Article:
Improvements in neutrophil chemotaxis assays have advanced our understanding of the mechanisms of neutrophil recruitment; however, traditional methods limit biologic inquiry in important areas. We report a microfluidic technology that enables neutrophil purification and chemotaxis on-chip within minutes, using nanoliters of whole blood, and only requires a micropipette to operate. The low sample volume requirements and novel lid-based method for initiating the gradient of chemoattractant enabled the measurement of human neutrophil migration on a cell monolayer to probe the adherent and migratory states of neutrophils under inflammatory conditions; mouse neutrophil chemotaxis without sacrificing the animal; and both 2D and 3D neutrophil chemotaxis. First, the neutrophil chemotaxis on endothelial cells revealed 2 distinct neutrophil phenotypes, showing that endothelial cell-neutrophil interactions influence neutrophil chemotactic behavior. Second, we validated the mouse neutrophil chemotaxis assay by comparing the adhesion and chemotaxis of neutrophils from chronically inflamed and wild-type mice; we observed significantly higher neutrophil adhesion in blood obtained from chronically inflamed mice. Third, we show that 2D and 3D neutrophil chemotaxis can be directly compared using our technique. These methods allow for new avenues of research while reducing the complexity, time, and sample volume requirements to perform neutrophil chemotaxis assays.

  • Boateng LR, Huttenlocher A (2012) Spatiotemporal regulation of Src and its substrates at invadosomes. Eur. J. Cell Biol. 91(11-12):878-88 (PMC3501139) View Abstract · Pubmed Record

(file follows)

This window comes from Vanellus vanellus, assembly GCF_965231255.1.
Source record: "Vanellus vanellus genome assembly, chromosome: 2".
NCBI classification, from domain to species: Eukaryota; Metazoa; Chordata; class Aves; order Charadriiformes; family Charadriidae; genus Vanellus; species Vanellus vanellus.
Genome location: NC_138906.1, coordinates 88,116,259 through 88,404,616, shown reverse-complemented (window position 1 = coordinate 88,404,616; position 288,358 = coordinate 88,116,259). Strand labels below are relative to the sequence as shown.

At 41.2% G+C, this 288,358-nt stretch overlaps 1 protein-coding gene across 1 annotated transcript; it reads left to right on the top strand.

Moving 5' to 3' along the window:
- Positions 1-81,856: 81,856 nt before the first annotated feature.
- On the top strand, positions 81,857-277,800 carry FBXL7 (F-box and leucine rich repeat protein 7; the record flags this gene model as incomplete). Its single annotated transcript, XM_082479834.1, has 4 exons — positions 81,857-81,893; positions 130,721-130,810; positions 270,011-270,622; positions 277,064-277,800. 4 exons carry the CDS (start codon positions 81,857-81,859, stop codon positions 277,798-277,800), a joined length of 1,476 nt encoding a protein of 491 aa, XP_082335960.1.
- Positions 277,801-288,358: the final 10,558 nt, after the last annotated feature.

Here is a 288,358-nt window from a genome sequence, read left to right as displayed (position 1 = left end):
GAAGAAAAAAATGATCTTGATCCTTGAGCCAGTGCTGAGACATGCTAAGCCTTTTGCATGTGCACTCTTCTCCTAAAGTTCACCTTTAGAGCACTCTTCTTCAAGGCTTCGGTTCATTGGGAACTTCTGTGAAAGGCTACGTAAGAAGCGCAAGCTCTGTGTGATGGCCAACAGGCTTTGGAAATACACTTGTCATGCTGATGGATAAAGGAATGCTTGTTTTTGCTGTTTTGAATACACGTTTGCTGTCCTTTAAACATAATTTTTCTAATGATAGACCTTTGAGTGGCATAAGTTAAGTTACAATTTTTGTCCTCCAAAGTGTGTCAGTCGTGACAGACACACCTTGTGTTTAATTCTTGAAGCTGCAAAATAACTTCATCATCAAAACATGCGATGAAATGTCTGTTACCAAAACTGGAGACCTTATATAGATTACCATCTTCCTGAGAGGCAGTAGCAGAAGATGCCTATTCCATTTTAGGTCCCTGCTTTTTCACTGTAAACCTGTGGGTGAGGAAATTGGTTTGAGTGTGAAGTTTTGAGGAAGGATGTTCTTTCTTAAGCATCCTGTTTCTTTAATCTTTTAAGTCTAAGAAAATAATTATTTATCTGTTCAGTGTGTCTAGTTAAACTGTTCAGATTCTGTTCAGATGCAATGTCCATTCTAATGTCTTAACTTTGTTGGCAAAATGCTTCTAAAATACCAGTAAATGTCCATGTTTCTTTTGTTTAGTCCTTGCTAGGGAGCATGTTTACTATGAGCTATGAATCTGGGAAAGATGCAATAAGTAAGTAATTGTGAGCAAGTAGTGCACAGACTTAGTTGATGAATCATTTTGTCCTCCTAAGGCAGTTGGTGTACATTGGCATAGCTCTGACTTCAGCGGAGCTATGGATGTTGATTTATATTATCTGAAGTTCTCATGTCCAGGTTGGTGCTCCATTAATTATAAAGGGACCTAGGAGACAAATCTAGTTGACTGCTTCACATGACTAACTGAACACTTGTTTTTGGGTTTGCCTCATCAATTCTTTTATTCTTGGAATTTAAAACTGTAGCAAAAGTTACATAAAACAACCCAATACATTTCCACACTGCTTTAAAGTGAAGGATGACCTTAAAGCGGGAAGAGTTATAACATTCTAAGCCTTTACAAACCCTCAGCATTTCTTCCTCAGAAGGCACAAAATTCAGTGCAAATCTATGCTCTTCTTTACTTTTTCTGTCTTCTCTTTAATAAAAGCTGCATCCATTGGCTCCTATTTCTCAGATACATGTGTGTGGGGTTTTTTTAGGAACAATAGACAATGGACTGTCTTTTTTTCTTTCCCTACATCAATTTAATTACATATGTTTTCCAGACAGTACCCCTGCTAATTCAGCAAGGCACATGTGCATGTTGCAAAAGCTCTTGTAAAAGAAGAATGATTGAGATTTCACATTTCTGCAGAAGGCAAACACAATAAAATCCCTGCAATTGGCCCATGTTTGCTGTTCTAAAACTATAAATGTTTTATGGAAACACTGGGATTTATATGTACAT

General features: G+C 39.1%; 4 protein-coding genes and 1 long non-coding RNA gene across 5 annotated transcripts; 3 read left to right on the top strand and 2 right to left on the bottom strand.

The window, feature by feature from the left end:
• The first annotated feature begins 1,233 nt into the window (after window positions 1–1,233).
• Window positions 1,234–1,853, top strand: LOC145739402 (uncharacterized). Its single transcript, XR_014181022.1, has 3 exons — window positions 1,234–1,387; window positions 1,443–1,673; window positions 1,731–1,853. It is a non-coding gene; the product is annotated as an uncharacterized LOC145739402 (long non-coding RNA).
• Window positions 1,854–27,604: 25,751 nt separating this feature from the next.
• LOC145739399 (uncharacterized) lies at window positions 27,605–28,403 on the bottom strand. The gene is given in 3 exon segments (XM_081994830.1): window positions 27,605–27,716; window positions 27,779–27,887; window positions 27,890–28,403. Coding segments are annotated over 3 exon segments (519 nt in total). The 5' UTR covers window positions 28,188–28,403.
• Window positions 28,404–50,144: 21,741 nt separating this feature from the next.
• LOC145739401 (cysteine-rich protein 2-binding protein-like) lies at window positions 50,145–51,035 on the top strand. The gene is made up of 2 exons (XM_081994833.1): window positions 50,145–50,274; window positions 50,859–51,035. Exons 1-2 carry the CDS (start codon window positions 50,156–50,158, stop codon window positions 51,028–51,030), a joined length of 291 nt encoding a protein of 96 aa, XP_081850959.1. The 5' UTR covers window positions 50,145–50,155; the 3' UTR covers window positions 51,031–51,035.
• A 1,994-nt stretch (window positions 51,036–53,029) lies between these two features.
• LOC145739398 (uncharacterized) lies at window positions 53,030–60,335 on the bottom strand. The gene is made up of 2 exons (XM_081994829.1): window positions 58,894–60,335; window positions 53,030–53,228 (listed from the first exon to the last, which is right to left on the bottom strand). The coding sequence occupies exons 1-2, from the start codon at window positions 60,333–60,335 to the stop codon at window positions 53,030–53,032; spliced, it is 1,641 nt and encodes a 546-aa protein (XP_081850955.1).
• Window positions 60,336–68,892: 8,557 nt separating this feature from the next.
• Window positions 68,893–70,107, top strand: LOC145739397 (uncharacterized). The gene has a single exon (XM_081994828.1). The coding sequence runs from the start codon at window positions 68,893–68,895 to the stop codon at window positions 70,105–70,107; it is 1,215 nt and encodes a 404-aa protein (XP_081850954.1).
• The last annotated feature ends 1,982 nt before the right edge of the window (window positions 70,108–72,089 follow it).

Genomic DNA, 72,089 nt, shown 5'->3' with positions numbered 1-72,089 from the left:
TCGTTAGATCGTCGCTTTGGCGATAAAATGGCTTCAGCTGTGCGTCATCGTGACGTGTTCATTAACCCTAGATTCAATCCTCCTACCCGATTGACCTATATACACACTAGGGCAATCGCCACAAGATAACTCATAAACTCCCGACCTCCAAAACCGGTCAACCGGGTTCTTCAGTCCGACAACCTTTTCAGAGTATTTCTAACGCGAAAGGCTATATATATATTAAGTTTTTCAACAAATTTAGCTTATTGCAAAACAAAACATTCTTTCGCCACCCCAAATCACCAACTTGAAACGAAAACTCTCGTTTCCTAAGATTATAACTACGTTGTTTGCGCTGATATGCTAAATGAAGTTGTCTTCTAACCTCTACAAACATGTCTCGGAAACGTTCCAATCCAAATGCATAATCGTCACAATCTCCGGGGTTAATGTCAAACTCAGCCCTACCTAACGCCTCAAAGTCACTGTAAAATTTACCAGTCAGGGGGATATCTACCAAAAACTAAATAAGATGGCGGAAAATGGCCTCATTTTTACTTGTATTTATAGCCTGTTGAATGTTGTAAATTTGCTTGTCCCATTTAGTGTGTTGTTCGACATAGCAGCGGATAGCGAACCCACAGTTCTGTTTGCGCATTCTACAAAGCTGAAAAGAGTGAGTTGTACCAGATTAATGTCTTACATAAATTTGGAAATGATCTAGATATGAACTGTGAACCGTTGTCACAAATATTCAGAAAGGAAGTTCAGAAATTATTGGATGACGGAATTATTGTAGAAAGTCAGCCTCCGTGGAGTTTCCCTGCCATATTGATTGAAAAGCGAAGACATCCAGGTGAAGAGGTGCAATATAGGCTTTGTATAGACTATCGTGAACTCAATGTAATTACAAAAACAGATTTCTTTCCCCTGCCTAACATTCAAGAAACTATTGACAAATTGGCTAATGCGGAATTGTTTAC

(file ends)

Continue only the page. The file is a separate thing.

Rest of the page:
In the past decade, substantial progress has been made in understanding how Src family kinases regulate the formation and function of invadosomes. Invadosomes are organized actin-rich structures that contain an F-actin core surrounded by an adhesive ring and mediate invasive migration. Src kinases orchestrate, either directly or indirectly, each phase of the invadosome life cycle including invadosome assembly, maturation and matrix degradation and disassembly. Complex arrays of Src effector proteins are involved at different stages of invadosome maturation and their spatiotemporal activity must be tightly regulated to achieve effective invasive migration. In this review, we highlight some recent progress and the challenges of understanding how Src is regulated temporally and spatially to orchestrate the dynamics of invadosomes and mediate cell invasion.

  • Yoo SK, Freisinger CM, LeBert DC, Huttenlocher A (2012) Early redox, Src family kinase, and calcium signaling integrate wound responses and tissue regeneration in zebrafish. J. Cell Biol. 199(2):225-34 (PMC3471241) View Abstract · Pubmed Record